How can something “natural” and available over-the-counter be harmful?
Because they’re not regulated by the FDA as medicine – they are regulated as “food”. The FDA does not have the authority to review dietary supplement products for safety and effectiveness before they are marketed. Further, the FDA can’t even inspect a company’s manufacturing process unless it has reasonable evidence that its products are harming people.
People often equate natural with safe because it came from the earth, “but so does cocaine and heroin” points out Dr. Fatigma Stanford, MD from Harvard Medical School and Massachusetts General Hospital.
Recommendations can be found everywhere, and its hard to know which can benefit your health and which may be harmful. The scientific evidence isn’t always clear. And the products you buy in stores or online may be different than those used in studies.
When you’re scrambling to make a burn feel better or stop bleeding, knowing what to do can make a big difference. There are many myths about First Aid, some of which can actually can do more harm than good. Should you put butter on a burn? Apply a cold steak to a black eye?
Myth #1: Put Butter on a Burn
Mild burns can be treated at home, but don’t grab for the butter! Butter unfortunately adds foreign particles and increases the risk of infection. But what should you do instead? Scripps has a blog post that answers that and many more questions: Debunking 7 First Aid Myth’s.
Many people have questions about the new COVID vaccine boosters. Keep reading for answers to some of the most common ones here.
What’s new in this latest round of COVID vaccine boosters?
The original COVID vaccines were effective at preventing infection and very successful in preventing complications from the Alpha and Delta strains. But they are less effective against the Omicron variants which are more transmissible and immune-evading.
On September 1, 2022 the CDC approved new boosters from Pfizer (for ages 12 and up) and Moderna (for ages 18 and up). These updated boosters add Omicron BA.4 and BA.5 to the original vaccine composition.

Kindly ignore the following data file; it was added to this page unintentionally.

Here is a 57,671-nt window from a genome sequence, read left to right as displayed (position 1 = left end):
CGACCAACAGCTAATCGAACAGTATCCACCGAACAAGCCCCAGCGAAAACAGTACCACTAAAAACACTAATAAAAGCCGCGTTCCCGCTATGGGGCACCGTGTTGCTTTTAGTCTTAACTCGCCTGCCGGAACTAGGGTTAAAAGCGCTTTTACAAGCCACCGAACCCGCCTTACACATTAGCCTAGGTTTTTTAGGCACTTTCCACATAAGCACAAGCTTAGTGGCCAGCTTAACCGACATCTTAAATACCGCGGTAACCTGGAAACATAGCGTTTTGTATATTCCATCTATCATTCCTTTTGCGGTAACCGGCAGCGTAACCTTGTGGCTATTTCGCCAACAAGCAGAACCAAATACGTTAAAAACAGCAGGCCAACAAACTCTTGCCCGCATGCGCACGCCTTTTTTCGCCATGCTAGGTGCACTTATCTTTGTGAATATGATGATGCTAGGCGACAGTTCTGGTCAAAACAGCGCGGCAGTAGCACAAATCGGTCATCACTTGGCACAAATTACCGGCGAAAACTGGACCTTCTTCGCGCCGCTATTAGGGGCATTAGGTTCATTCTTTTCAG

Moderna COVID-19 vaccine, Bivalent is the name for Moderna’s new booster. Pfizer’s new booster is called Pfizer-BioNTech COVID-19 vaccine, Bivalent. Bivalent just means there are two strains in the vaccine (alpha and omicron). I think we should call it COVID vaccine 2.0.
Is it better than the original?
As COVID has mutated into different strains and subvariants, it has gotten better at evading the vaccine.
For the original strain (Alpha) and the later strain (Delta), Pfizer and Moderna initial two-shot series were about 75% effective at preventing infection and 90-95% effective at preventing serious complications. But the vaccines were less effective against Omicron – only 30-40% protection against infection and 70% protection against hospitalization. A 3rd booster shot boosted effectiveness against infection to 75% and 88% for severe disease.
Unfortunately, it’s unclear exactly how much protection the new booster shots will provide, but models suggest 80% protection from infection and around 90% for prevention of complications.
How could they approve the new booster without large clinical trials?
Believe it or not, this is something that has been done for decades with the flu shot. The flu shot is reformulated every year based on an educated guess of what the circulating strains will be in the coming year. They might take 1 or 2 strains out and put in different ones.
Flu shots are made using eggs and take 9 months to produce. Because large clinical trials require time (a minimum of 3-6 months, often longer), it’s not feasible to run clinical trials each year. They have decades of data showing the vaccine is safe and effective (some years more than others), so they approve the latest formulation based on that history. This has been a very effective strategy allowing the flu shot to adapt each year just in time for the next flu season.
They have adopted a similar process for the new COVID vaccine booster. They have extensive safety and effectiveness data for the original COVID vaccines (over 600 million doses given in US). Additionally, they have safety and immunogenicity data from a clinical study of a bivalent COVID-19 vaccine that contained mRNA from the Alpha strain and mRNA from the original Omicron strain (not BA.4 or BA.5 subvariants).
Should I get one?
Yes. I plan to get mine and will give it to my 87-year-old mother. I’ve encouraged my children (in their 20’s) to get it as well.
When should I get it?
Although you can get it as early as 2 months after your previous booster, I recommend waiting 4 months after your last booster. That’s the point where the vaccine efficacy seems to drop.
Another consideration is the current amount of COVID infections. Currently cases are relatively low. We are anticipating a surge in December/January, like what we’ve had for the past two years. So, you might want to get the booster in October or November to have good immunity in December and January.
Does the new booster have side effects?
They are expected to be similar to the original vaccine – soreness in arm, body aches, fever, etc.